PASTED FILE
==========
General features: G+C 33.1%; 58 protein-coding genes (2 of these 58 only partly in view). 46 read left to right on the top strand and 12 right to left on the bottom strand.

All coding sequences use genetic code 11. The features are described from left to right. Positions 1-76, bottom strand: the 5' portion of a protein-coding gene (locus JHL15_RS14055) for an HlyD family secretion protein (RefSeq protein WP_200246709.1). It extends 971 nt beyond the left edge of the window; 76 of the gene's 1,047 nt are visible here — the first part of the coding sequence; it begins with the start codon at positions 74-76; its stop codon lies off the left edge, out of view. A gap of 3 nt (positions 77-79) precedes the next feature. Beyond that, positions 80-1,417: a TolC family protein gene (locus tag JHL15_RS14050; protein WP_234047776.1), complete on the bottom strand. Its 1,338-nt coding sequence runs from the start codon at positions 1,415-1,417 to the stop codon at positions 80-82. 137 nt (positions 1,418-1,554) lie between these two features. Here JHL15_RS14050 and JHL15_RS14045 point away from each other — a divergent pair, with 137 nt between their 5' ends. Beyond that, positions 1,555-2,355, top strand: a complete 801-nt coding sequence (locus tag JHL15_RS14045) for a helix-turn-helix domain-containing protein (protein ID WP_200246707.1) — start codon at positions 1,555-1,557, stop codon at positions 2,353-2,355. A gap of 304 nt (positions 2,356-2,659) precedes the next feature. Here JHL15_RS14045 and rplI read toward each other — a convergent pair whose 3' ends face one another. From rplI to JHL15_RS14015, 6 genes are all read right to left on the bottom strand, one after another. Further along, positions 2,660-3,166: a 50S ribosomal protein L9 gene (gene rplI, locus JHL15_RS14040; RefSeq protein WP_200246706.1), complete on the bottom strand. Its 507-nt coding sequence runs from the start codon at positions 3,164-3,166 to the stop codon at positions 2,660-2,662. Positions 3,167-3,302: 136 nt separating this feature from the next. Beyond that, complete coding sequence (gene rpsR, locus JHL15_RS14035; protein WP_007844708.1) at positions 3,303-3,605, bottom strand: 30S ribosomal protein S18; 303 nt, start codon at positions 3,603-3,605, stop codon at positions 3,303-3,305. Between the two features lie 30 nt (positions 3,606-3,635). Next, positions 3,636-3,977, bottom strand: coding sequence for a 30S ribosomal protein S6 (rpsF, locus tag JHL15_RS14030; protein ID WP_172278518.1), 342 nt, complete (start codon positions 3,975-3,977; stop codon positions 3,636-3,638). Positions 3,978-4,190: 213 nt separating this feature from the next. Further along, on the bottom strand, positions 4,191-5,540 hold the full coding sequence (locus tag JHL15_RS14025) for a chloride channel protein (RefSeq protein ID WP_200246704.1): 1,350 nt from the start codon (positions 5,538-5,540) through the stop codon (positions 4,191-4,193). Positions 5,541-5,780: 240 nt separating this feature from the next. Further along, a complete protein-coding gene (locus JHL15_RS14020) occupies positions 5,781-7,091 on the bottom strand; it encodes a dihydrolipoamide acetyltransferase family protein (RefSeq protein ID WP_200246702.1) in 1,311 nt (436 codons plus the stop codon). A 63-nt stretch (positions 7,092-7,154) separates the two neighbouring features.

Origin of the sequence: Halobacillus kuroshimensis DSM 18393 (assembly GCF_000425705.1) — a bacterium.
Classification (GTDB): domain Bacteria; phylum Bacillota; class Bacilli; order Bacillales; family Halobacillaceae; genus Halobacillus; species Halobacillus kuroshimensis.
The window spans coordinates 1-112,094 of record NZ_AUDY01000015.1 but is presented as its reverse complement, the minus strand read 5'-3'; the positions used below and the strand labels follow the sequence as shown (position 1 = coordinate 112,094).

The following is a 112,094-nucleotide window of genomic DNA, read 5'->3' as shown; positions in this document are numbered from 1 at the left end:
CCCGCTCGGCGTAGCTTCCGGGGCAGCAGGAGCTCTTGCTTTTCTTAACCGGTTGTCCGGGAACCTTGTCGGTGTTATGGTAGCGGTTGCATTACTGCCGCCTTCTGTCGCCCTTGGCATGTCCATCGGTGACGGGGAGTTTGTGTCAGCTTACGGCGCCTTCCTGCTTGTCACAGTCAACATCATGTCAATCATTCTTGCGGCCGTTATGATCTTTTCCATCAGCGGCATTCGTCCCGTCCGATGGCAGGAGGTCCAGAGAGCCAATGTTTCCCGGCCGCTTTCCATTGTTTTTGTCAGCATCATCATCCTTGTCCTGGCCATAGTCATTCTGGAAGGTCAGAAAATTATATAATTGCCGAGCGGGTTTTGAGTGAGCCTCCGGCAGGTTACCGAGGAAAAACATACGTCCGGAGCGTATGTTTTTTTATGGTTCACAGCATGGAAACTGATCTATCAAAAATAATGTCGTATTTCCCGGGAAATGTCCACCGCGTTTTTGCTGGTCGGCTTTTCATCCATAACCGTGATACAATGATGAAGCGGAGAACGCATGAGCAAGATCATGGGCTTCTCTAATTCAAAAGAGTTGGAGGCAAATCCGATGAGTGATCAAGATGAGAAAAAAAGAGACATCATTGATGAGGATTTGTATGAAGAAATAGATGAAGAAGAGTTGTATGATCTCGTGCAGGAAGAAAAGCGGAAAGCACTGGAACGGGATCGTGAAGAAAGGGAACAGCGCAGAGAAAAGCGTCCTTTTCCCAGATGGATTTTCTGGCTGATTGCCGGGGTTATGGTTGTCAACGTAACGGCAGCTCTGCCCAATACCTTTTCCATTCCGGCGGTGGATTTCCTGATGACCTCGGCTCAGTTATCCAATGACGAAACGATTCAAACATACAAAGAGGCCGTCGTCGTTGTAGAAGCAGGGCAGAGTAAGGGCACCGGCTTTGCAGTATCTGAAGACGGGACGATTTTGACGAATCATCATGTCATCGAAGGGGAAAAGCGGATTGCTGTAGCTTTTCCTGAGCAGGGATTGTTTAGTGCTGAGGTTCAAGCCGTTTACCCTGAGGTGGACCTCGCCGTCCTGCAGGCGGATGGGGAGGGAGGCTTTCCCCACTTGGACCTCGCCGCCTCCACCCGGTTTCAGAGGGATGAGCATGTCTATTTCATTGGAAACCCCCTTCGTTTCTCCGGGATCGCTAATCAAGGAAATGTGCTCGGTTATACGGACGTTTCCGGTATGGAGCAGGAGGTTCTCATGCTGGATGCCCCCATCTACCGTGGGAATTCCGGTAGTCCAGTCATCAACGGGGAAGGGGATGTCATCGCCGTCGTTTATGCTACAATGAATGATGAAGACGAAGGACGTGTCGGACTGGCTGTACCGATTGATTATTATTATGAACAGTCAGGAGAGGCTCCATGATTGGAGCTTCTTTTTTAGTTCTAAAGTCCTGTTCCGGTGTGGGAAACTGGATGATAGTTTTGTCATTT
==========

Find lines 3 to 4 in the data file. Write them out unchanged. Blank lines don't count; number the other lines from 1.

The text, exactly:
Origin of the sequence: Halobacillus kuroshimensis DSM 18393 (assembly GCF_000425705.1) — a bacterium.
Classification (GTDB): domain Bacteria; phylum Bacillota; class Bacilli; order Bacillales; family Halobacillaceae; genus Halobacillus; species Halobacillus kuroshimensis.